Toben Betts’ Invincible takes North/South divide to regions


Playwright Torben Betts mines a rich seam of misconceptions about the great north-south divide in his comedy Invincible which is set to tour the UK this spring.

It scored a huge hit with audiences when it first appeared at Richmond’s Orange Tree Theatre and again when it transferred to St James Theatre, London (read our verdict

Now the Original Theatre Company and Theatre Royal Bury St Edmunds are taking the play on its first national tour, directed by Christopher Harper. It begins at the Theatre Royal Bury St Edmunds on March 30.

With the recession biting hard, Emily and Oliver have decided to downsize and shift their middle-class London lifestyle to a small town in the north of England.

One night, they open their doors to their next door neighbours, Dawn and Alan. Over the course of a disastrous evening of olives, anchovies, Karl Marx and abstract art, class and culture collide, resulting in consequences that are both tragic and hilarious.

Torben Betts
Torben Betts

Torben Betts said of the new production of his play: “I’ve always been impressed by Original Theatre Company. I’m delighted they are touring Invincible this year.

“It is, among other things, a play about the North/South divide so it will be interesting to see what audiences away from and north of London make of it.”

Torben Betts was born in Lincolnshire and studied at Liverpool University. He became the resident dramatist at Scarborough’s Stephen Joseph Theatre in 1999.

Poet and dramatist Liz Lochhead said Betts “is just about the most original and extraordinary writer of drama we have.” His play, The Unconquered, won Best New Play 2006/07 at the Critics’ Awards for Theatre in Scotland.

Last year saw a revival of his acclaimed play, Muswell Hill, at London’s Park Theatre; his latest work, What Falls Apart, opened at Newcastle’s Live Theatre, and his version of Chekhov’s The Seagull was staged at Regent’s Park Open Air Theatre.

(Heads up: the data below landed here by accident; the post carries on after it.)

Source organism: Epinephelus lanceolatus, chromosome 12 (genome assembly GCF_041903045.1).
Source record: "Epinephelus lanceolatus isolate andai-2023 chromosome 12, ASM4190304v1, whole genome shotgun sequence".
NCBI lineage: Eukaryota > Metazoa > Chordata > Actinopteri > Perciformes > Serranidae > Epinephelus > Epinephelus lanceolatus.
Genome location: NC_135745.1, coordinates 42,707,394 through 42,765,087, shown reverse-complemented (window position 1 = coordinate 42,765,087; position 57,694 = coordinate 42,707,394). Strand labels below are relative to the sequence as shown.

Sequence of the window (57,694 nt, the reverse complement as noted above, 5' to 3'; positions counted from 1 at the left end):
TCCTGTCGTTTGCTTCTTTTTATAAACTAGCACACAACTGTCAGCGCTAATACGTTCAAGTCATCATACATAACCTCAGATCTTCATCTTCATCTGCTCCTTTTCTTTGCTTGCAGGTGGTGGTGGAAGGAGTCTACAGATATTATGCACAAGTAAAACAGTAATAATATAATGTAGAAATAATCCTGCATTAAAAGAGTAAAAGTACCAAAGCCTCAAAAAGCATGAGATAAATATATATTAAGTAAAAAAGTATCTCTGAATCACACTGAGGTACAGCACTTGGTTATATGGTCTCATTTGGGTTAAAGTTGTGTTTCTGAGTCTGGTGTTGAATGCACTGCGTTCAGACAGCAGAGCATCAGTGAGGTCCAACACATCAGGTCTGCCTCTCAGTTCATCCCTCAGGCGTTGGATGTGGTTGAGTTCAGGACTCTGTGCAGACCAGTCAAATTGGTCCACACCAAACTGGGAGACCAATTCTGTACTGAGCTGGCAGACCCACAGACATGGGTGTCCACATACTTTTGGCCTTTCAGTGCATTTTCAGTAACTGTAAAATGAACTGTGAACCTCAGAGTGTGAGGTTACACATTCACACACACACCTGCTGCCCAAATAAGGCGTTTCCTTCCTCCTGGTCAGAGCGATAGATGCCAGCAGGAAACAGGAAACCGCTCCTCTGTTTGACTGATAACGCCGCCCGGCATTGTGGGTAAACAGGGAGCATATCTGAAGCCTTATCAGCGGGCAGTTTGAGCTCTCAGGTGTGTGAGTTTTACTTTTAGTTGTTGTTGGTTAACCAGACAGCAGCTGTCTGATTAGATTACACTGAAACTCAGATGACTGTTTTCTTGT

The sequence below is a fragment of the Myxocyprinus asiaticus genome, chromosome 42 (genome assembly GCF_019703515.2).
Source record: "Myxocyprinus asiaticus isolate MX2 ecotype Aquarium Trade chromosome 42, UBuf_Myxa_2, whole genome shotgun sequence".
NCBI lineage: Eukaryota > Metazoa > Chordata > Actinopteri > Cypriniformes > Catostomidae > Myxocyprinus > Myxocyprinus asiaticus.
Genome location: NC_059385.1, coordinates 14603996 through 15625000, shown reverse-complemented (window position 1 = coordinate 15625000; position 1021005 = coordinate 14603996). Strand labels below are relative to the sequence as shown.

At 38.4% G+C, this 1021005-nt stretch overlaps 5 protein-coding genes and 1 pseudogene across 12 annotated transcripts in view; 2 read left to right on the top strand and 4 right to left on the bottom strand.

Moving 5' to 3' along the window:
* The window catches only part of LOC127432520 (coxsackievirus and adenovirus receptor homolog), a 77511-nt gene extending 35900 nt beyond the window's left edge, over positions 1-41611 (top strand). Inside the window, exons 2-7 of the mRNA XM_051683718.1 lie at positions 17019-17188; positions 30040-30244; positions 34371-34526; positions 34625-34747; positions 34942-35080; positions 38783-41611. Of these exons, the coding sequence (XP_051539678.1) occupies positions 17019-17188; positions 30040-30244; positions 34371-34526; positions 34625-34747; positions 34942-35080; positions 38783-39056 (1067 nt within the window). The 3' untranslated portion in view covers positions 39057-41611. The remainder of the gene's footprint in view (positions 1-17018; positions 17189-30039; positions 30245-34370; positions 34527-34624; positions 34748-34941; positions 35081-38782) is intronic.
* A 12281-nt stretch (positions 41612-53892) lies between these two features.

He has also adapted Get Carter for Northern Stage in Newcastle, where it opens in February before embarking on a major national tour.

Director Christopher Harper said: “In 2009, I was in a very dark and edgy play of Torben’s about a man and wife moving in together, just as my wife and I first moved in together. And she was cast as the wife!

“Invincible is lighter and a brilliant, fast-moving story, but Torben’s uncanny ability to depict life and find both the dark and the hysterically funny hasn’t changed. We all know people like the four in Invincible.”

“When you watch you’ll have your head in your hands, you’ll cover your eyes, you’ll grip your seat and punch the air. It’s a masterpiece of comic timing, one-liners and heart-breaking loss.”

Karen Simpson, Director of Theatre Royal Bury St Edmunds, said: “Torben Betts’ play is a great piece of new writing from one of the UK’s most talented contemporary playwrights and we are really excited about touring it nationally.”


March 30-April 2, Theatre Royal Bury St Edmunds
April 5-9, Yvonne Arnaud, Guildford
April 12-14, Hull Truck Theatre
April 19-23, New Wolsey Theatre, Ipswich
April 26-27, South Hill Park, Bracknell
April 28-30, Mercury Theatre, Colchester
May 2-4, Gala Theatre, Durham
May 6-7, Stamford Arts Centre
May 10-14, Devonshire Park Theatre, Eastbourne
May 17-21, Birmingham Repertory Theatre
May 23-24, Theatre Royal Winchester
May 26-28, Key Theatre, Peterborough
June 7-11, Exeter Northcott Theatre
June 14-18, Festival Theatre, Malvern.

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